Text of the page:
By MICHAEL WALSH

How awesome would it be to head to your favorite bars’ websites, Twitter accounts or Facebooks and see their tap list before deciding where to head that night? Well it’s starting to happen.

With some good work from those behind their destination’s social media accounts, more and more brewpubs and beer bars are updating fans on their tap lists with the click of a button.

City Steam has always kept their beer list updated for as long as I can remember, but their tap lists aren’t as rotating as some beer bars like Eli Cannon’s and Plan B.

For at least the last few months, Plan B Glastonbury has been supplying quick information about their very quick rotating taps. I’ve seen those things change over to new beers just by sitting at the bar for a couple of hours. That’s amazing customer service.

Why wouldn’t you want to broadcast the new beers you’ve just tapped? It’s a no-brainer way to reach your market. Today, instead of listing it, they actually took a picture of their tap list for all to read.

Eli Cannon’s is stepping itself into the Twitter game as well. Previously the Middletown beer bar posted photos on Facebook of their rotating tap list, a habit that wasn’t very consistent, starting and stopping randomly. Last week Eli’s started Tweeting their newest arrivals.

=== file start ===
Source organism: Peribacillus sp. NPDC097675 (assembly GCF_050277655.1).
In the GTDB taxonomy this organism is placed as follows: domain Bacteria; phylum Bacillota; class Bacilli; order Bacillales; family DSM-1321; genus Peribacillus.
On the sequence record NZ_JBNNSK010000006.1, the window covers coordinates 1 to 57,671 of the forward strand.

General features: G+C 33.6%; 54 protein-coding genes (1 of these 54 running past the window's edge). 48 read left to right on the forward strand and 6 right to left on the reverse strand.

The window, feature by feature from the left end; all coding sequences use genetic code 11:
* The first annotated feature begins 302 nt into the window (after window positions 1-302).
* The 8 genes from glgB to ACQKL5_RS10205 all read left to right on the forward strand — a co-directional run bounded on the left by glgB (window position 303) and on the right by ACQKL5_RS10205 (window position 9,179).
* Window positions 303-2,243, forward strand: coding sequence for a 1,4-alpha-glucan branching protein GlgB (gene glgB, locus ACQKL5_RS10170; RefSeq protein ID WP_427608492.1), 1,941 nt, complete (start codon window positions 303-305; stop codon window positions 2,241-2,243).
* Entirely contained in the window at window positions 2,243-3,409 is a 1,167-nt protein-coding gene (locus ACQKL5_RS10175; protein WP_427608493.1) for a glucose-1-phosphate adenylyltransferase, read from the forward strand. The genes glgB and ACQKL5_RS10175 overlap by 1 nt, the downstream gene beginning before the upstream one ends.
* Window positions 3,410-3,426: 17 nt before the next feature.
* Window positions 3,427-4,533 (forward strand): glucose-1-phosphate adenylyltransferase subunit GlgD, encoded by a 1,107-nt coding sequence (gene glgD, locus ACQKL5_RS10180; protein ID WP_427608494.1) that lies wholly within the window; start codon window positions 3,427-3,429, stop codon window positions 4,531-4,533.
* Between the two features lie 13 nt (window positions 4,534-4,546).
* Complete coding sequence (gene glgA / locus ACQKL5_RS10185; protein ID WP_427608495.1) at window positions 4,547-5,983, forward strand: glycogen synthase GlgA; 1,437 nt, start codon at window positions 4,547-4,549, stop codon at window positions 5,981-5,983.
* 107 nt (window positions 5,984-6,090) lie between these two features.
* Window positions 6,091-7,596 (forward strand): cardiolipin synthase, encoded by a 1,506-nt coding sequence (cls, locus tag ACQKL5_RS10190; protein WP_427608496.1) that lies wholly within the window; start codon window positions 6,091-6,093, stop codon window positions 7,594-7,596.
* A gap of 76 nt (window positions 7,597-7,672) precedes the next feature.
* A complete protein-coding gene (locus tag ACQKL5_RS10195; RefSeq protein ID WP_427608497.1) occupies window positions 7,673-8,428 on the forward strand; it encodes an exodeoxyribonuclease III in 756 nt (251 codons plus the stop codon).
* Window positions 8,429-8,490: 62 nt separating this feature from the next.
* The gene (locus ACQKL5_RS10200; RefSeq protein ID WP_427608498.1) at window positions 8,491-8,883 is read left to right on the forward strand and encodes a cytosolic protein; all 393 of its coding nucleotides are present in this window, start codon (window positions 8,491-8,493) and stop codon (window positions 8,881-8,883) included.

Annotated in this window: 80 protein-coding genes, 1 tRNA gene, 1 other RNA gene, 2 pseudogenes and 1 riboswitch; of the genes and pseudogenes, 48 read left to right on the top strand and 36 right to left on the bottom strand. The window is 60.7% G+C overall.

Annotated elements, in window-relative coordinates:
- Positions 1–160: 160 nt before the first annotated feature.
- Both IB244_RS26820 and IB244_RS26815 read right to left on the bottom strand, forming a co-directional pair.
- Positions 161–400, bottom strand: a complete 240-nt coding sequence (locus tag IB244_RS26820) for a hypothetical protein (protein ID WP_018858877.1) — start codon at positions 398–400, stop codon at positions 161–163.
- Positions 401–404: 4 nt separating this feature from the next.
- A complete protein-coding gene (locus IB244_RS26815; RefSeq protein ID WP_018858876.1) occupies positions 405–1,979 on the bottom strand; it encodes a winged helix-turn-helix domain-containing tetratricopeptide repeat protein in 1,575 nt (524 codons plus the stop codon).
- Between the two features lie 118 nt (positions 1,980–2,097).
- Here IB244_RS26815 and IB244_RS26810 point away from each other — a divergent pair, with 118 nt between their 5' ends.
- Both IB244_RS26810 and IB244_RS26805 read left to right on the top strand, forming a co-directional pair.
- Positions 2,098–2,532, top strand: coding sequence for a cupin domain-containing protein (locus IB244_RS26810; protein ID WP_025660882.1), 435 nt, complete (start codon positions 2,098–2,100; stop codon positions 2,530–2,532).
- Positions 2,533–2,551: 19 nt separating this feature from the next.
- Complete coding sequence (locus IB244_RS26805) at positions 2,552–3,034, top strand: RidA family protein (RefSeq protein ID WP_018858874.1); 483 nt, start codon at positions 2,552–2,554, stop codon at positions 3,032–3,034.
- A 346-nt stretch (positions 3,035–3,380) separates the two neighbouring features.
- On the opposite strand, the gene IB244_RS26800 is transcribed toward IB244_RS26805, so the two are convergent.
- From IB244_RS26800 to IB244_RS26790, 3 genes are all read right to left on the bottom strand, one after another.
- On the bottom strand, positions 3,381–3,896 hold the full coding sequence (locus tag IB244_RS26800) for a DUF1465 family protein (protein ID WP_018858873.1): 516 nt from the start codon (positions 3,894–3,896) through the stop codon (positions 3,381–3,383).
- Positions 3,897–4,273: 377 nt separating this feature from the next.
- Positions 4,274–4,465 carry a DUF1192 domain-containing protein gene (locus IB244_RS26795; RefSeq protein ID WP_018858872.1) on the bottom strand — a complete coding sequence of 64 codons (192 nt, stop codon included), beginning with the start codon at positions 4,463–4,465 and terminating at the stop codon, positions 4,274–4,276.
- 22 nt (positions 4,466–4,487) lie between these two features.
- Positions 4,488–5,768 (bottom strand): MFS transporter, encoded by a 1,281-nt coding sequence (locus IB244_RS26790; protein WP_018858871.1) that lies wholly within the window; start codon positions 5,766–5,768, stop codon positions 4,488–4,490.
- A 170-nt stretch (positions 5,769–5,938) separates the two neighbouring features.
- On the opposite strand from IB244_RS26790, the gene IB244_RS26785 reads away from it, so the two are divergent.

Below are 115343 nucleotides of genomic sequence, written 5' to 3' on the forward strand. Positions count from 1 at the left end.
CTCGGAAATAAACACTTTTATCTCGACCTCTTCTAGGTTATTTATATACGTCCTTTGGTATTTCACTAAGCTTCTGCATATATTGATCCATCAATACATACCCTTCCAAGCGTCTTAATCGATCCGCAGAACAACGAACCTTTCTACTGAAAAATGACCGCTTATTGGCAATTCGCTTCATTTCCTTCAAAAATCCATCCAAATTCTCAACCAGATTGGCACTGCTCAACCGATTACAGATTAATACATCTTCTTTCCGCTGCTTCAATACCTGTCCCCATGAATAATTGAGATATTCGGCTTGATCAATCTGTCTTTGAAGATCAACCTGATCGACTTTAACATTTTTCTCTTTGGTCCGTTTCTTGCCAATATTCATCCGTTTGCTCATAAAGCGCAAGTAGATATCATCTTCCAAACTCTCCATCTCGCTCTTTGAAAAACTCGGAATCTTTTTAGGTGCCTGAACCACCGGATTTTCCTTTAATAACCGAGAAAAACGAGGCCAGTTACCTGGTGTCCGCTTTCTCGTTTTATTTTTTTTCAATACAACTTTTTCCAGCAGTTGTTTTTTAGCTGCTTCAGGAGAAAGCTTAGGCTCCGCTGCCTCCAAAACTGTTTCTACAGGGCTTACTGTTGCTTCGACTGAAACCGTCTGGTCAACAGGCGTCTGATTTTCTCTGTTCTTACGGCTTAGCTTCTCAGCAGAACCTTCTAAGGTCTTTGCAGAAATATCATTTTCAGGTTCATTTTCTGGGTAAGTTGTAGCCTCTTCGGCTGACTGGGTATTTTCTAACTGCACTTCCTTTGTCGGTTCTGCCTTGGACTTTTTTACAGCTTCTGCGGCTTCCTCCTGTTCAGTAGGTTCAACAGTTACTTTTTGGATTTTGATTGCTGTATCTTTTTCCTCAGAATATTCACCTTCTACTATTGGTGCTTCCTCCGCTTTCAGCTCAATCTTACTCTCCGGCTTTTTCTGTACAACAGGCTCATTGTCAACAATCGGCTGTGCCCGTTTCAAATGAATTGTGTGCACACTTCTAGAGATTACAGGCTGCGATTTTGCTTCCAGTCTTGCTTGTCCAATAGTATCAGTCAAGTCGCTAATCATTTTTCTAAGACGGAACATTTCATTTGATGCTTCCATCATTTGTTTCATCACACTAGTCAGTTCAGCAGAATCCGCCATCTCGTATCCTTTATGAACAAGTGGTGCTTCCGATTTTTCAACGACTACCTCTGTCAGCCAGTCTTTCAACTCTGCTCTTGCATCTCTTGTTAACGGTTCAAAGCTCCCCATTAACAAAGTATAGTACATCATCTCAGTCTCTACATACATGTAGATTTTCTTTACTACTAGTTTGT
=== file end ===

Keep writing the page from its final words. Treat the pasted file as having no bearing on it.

It doesn’t get any better than being told that Dogfish Head’s World Wide Stout has arrived on tap.

It would do a lot of beer bars good if they were to update their tap lists using social media the same way. A lot have done it for awhile, and I can’t name them all. Other great purveyors of this method include The Ginger Man Norwalk, Prime 16 and Delaney’s Taproom. Local brewpubs like Willimantic Brewing Company has also done a fantastic job keeping fans updated with their latest concoctions.

It’s easy to see how the Internet has changed the way we go to bars. Social media has even furthered the speed at which we can get that information from our favorite destinations. Apps like Untappd can give you insight into what people are drinking at certain locations when they check into the bar they’re at with the beer they’re drinking. It’s a new level of involvement between craft beer fans and craft beer suppliers. More of it can only be better.

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